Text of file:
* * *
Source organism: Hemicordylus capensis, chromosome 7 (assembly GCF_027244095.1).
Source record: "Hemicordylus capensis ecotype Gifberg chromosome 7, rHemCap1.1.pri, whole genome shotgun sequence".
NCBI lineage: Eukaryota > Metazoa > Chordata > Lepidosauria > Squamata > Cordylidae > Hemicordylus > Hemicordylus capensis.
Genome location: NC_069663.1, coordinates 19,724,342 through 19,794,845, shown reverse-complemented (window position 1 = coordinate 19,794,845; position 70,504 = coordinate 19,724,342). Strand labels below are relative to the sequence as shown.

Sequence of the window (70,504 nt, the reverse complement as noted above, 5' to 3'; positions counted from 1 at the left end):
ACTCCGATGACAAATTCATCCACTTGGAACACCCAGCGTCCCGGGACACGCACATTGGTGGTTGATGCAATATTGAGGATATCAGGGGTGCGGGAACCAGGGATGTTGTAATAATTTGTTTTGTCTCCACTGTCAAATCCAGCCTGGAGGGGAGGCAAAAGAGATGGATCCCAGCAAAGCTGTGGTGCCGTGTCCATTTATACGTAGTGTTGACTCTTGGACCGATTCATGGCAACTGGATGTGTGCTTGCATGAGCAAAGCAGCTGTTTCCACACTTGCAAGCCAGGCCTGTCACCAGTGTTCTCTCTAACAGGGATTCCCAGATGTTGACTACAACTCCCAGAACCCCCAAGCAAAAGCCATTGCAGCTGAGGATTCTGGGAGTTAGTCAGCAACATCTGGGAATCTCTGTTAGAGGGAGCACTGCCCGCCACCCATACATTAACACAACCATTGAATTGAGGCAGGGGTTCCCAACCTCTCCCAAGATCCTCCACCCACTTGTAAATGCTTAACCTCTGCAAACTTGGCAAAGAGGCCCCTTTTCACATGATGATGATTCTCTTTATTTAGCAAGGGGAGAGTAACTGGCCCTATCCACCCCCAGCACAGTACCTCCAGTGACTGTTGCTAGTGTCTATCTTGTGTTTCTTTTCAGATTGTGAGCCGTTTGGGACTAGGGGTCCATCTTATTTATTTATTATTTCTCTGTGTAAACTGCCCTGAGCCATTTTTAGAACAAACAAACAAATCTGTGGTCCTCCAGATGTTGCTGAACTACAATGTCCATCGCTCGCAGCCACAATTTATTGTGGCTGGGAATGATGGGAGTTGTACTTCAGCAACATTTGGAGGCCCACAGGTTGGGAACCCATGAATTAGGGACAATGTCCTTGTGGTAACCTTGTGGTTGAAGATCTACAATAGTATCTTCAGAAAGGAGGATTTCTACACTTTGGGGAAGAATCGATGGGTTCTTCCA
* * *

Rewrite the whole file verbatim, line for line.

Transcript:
Source organism: Hemicordylus capensis, chromosome 7 (assembly GCF_027244095.1).
Source record: "Hemicordylus capensis ecotype Gifberg chromosome 7, rHemCap1.1.pri, whole genome shotgun sequence".
NCBI lineage: Eukaryota > Metazoa > Chordata > Lepidosauria > Squamata > Cordylidae > Hemicordylus > Hemicordylus capensis.
Genome location: NC_069663.1, coordinates 19,724,342 through 19,794,845, shown reverse-complemented (window position 1 = coordinate 19,794,845; position 70,504 = coordinate 19,724,342). Strand labels below are relative to the sequence as shown.

Sequence of the window (70,504 nt, the reverse complement as noted above, 5' to 3'; positions counted from 1 at the left end):
ACTCCGATGACAAATTCATCCACTTGGAACACCCAGCGTCCCGGGACACGCACATTGGTGGTTGATGCAATATTGAGGATATCAGGGGTGCGGGAACCAGGGATGTTGTAATAATTTGTTTTGTCTCCACTGTCAAATCCAGCCTGGAGGGGAGGCAAAAGAGATGGATCCCAGCAAAGCTGTGGTGCCGTGTCCATTTATACGTAGTGTTGACTCTTGGACCGATTCATGGCAACTGGATGTGTGCTTGCATGAGCAAAGCAGCTGTTTCCACACTTGCAAGCCAGGCCTGTCACCAGTGTTCTCTCTAACAGGGATTCCCAGATGTTGACTACAACTCCCAGAACCCCCAAGCAAAAGCCATTGCAGCTGAGGATTCTGGGAGTTAGTCAGCAACATCTGGGAATCTCTGTTAGAGGGAGCACTGCCCGCCACCCATACATTAACACAACCATTGAATTGAGGCAGGGGTTCCCAACCTCTCCCAAGATCCTCCACCCACTTGTAAATGCTTAACCTCTGCAAACTTGGCAAAGAGGCCCCTTTTCACATGATGATGATTCTCTTTATTTAGCAAGGGGAGAGTAACTGGCCCTATCCACCCCCAGCACAGTACCTCCAGTGACTGTTGCTAGTGTCTATCTTGTGTTTCTTTTCAGATTGTGAGCCGTTTGGGACTAGGGGTCCATCTTATTTATTTATTATTTCTCTGTGTAAACTGCCCTGAGCCATTTTTAGAACAAACAAACAAATCTGTGGTCCTCCAGATGTTGCTGAACTACAATGTCCATCGCTCGCAGCCACAATTTATTGTGGCTGGGAATGATGGGAGTTGTACTTCAGCAACATTTGGAGGCCCACAGGTTGGGAACCCATGAATTAGGGACAATGTCCTTGTGGTAACCTTGTGGTTGAAGATCTACAATAGTATCTTCAGAAAGGAGGATTTCTACACTTTGGGGAAGAATCGATGGGTTCTTCCA